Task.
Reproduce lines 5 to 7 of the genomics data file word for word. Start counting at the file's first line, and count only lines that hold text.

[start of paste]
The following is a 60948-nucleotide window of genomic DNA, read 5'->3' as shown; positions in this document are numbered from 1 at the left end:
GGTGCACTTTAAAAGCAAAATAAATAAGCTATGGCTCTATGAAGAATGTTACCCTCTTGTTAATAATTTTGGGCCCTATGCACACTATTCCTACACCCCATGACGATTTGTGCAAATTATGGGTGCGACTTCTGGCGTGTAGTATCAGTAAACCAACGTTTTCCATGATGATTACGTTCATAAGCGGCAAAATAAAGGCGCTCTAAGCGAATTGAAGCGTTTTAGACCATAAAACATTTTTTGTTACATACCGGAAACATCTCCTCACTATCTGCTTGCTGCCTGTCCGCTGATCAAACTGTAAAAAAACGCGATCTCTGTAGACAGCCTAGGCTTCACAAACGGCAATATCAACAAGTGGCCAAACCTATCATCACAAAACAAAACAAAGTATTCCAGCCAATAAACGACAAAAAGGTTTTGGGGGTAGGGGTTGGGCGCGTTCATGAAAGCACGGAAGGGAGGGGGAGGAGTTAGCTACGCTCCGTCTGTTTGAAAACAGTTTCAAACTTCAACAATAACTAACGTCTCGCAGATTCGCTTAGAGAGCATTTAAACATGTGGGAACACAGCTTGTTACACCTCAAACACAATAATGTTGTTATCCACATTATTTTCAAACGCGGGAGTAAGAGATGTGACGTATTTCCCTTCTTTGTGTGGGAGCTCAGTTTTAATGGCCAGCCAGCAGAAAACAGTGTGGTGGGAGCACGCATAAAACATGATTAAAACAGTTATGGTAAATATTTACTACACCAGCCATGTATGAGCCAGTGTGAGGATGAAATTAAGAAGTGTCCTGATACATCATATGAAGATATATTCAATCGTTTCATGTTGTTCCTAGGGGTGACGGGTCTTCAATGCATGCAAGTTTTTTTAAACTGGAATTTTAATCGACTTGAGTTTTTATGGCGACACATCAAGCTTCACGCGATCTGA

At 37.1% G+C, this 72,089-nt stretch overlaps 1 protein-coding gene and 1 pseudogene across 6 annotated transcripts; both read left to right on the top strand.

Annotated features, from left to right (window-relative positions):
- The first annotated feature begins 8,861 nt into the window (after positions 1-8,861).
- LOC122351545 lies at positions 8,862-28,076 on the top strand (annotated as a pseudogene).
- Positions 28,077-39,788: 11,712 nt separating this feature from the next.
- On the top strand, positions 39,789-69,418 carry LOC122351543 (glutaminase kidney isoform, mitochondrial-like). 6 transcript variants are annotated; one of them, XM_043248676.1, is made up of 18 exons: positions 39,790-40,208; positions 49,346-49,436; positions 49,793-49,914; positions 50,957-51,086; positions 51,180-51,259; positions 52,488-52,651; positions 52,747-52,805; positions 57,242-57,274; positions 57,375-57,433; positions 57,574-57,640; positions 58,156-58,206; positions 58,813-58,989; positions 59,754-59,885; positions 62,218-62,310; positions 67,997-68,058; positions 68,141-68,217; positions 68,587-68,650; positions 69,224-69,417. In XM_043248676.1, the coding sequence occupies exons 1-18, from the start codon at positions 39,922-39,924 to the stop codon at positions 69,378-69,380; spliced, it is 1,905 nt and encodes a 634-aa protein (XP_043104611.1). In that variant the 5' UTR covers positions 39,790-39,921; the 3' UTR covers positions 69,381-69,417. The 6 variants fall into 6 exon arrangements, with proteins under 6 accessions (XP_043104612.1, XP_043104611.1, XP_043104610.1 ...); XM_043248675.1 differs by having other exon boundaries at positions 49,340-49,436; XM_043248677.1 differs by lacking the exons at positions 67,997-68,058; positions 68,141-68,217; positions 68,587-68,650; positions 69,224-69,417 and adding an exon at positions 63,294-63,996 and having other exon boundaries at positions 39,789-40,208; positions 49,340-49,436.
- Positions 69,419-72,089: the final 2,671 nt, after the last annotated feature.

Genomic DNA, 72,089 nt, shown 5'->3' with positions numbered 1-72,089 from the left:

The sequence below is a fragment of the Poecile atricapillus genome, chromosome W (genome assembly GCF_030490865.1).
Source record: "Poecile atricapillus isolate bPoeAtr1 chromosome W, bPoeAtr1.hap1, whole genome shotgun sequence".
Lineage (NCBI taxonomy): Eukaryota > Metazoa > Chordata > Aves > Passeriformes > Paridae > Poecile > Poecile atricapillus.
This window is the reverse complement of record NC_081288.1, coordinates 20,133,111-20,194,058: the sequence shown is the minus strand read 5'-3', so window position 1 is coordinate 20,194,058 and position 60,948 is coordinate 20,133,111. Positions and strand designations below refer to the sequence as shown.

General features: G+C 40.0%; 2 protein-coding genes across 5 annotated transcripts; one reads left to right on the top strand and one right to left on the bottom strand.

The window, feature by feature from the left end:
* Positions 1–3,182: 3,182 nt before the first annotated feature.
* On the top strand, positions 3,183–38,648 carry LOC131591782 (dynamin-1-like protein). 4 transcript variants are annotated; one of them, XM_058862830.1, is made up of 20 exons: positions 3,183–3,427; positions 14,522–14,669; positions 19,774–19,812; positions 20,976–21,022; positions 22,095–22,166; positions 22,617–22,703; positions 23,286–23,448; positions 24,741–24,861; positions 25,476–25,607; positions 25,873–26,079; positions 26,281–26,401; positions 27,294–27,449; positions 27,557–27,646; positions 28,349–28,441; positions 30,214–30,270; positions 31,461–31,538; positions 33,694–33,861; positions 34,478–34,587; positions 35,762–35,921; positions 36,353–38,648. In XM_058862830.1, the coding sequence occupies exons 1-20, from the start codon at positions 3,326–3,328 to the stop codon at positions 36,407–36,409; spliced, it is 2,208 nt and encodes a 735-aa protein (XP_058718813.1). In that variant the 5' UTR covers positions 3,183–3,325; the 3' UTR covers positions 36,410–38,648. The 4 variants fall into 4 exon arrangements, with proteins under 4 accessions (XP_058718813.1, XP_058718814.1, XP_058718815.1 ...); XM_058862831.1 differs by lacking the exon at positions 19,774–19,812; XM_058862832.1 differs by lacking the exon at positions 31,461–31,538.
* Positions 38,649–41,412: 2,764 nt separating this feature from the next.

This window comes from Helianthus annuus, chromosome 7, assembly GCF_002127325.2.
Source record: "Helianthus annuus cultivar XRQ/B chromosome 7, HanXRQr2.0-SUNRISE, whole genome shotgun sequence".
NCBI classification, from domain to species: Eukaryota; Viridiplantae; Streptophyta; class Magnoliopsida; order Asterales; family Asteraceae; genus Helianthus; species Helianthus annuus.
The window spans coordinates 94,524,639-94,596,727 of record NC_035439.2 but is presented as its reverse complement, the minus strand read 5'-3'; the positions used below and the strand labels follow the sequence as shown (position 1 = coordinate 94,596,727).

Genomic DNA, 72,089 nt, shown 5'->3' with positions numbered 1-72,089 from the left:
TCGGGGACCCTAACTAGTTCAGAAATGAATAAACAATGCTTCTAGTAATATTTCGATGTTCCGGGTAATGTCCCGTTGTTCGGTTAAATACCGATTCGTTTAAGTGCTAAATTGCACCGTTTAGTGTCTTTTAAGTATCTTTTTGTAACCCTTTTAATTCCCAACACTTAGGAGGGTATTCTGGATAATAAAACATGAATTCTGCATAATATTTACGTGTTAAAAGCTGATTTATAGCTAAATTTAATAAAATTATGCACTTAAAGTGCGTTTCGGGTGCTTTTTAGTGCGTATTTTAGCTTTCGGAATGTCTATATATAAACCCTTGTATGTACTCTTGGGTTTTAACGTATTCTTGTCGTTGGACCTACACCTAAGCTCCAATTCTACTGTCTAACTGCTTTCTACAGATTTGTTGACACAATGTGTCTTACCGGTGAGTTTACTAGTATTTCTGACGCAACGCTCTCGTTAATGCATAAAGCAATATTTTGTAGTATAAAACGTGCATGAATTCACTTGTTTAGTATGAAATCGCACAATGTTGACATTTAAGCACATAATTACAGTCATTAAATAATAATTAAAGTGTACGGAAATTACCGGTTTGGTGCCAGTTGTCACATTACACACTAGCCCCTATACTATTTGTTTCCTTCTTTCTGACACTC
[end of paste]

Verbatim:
- The first annotated feature begins 8,861 nt into the window (after positions 1-8,861).
- LOC122351545 lies at positions 8,862-28,076 on the top strand (annotated as a pseudogene).
- Positions 28,077-39,788: 11,712 nt separating this feature from the next.